One opportunity for TD practitioners lies in breaking down silos and integrating themselves more into the interprofessional team environment. Although healthcare professionals traditionally received their prelicensure education in silos, such as nursing, medicine, pharmacy, or physical therapy, the past decade has seen increasing emphasis on interprofessional team training and communication.

National associations of schools of health professions, including the American Association of Colleges of Nursing and the Association of American Medical Colleges, originally developed the Interprofessional Education Collaborative (IPEC) core competencies in 2011 and reaffirmed them in 2016. Under the domain of interprofessional collaboration, the IPEC developed topic areas of values and ethics, roles and responsibilities, interprofessional communication, and teams and teamwork with competencies in each area. Since IPEC introduced the competencies, many academic programs have integrated them into their curriculums so that preprofessional students have opportunities and educational sessions to learn with and from each other.

Students from many different healthcare professions are now graduating with greater knowledge of how to work and communicate more effectively in the interprofessional team. They also have greater knowledge of their specific role on the team as well as what the other professions bring to the team and their different scopes of practice.

Given such broad movement toward interprofessional collaboration, TD professionals can increase involvement with their facility's simulation educators and collaborate on continuing education and professional development offerings that encompass the interprofessional team and its dynamics. For example, academic preparation programs and hospital simulation programs use those interactive techniques to practice emergency response team training involving the interprofessional team. They also use simulation methods to test systems processes, including patient movement through the facility and external patient transfer to other facilities. Systems testing helps identify educational gaps that TD professionals can further address in collaboration with facility leadership.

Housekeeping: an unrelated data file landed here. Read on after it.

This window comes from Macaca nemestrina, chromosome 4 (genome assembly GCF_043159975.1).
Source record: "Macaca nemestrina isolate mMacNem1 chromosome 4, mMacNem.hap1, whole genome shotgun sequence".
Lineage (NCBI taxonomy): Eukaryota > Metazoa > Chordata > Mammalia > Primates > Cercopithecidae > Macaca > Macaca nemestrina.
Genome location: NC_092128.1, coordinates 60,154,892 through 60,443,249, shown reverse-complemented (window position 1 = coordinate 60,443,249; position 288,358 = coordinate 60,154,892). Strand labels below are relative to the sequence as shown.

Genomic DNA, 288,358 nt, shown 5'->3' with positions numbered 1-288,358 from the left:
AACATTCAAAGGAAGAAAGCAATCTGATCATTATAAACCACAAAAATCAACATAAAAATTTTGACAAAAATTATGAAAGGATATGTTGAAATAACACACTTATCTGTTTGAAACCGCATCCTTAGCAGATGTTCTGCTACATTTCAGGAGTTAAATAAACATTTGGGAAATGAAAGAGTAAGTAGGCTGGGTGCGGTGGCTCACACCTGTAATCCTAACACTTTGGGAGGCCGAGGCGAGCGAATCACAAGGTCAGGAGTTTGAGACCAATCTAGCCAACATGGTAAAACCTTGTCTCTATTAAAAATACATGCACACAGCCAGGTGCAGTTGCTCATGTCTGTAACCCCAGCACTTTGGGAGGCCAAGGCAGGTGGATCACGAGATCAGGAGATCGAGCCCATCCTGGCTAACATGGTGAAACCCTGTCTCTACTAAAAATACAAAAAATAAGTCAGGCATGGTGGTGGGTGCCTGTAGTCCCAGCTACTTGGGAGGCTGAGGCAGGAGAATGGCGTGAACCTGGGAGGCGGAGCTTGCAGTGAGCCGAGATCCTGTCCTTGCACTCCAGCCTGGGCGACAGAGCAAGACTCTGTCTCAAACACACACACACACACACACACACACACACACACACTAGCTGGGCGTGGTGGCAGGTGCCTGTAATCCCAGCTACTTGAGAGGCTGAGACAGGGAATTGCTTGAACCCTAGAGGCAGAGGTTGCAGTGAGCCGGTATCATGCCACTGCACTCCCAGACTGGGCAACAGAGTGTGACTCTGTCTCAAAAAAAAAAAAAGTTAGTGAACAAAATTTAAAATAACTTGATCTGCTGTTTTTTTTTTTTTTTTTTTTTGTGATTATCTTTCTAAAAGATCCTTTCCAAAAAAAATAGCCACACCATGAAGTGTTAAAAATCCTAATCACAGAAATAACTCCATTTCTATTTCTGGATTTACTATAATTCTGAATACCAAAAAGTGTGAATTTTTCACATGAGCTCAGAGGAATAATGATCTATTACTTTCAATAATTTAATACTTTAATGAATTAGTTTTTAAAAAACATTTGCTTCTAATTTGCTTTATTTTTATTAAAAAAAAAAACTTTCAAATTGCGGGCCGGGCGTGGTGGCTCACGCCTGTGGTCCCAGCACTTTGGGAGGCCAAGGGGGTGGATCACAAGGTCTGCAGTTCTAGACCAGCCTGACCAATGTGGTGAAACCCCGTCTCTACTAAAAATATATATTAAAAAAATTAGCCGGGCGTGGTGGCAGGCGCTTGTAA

In addition, the TD team can work more broadly with individuals from the different clinical fields so that all participants can gain a greater appreciation for one another's roles and responsibilities. TD professionals in healthcare tend to interact on committees with other nonclinical employees, and seeking ways to participate in more clinically focused committees—such as the critical care committee or the emergency response committee—can help the TD team identify more learning gaps and systems needs.

For instance, clinicians often do not have background knowledge about change management principles and may not take into account the effects of human behavior and resistance to change. One example of where the TD team could help with change management is based on revisions the American Heart Association has advocated. It recommends a newer approach to basic life support training that requires individuals to demonstrate chest compression and bag valve mask skills on a manikin every three months rather than the traditional two-year skills renewal period. Using change management principles is essential for a facility to switch to the newer model. TD practitioners can bring their skills in working through resistance to help their facility move to the updated model, a process that could otherwise easily stall.

Collaborate with nursing professional development departments

Formerly known as nurse educators, nursing professional development (NPD) practitioners constitute a nursing specialty that works primarily with employees and trainees in the workplace environment, similar to TD professionals. Because the American Nurses Association requires the word nursing to be in the NPD practitioner's title, employees and others in the workplace often assume that they only work with nurses, but NPD practitioners work with everyone on the interprofessional team.

They are often visible leading new-nurse orientation and teaching American Heart Association courses such as basic life support. In addition to those essential duties, they have a much broader role in the healthcare environment and can be synergistic, collaborative partners of the TD team.

The NPD Practice Model indicates the seven roles that NPD practitioners have—including learning facilitator, change agent, and mentor—as well as the larger areas in which they work such as education, role development, onboarding/orientation, and competency management. NPD practitioners often perform similar functions to the TD team, the difference being that NPD practitioners tend to be more clinician focused.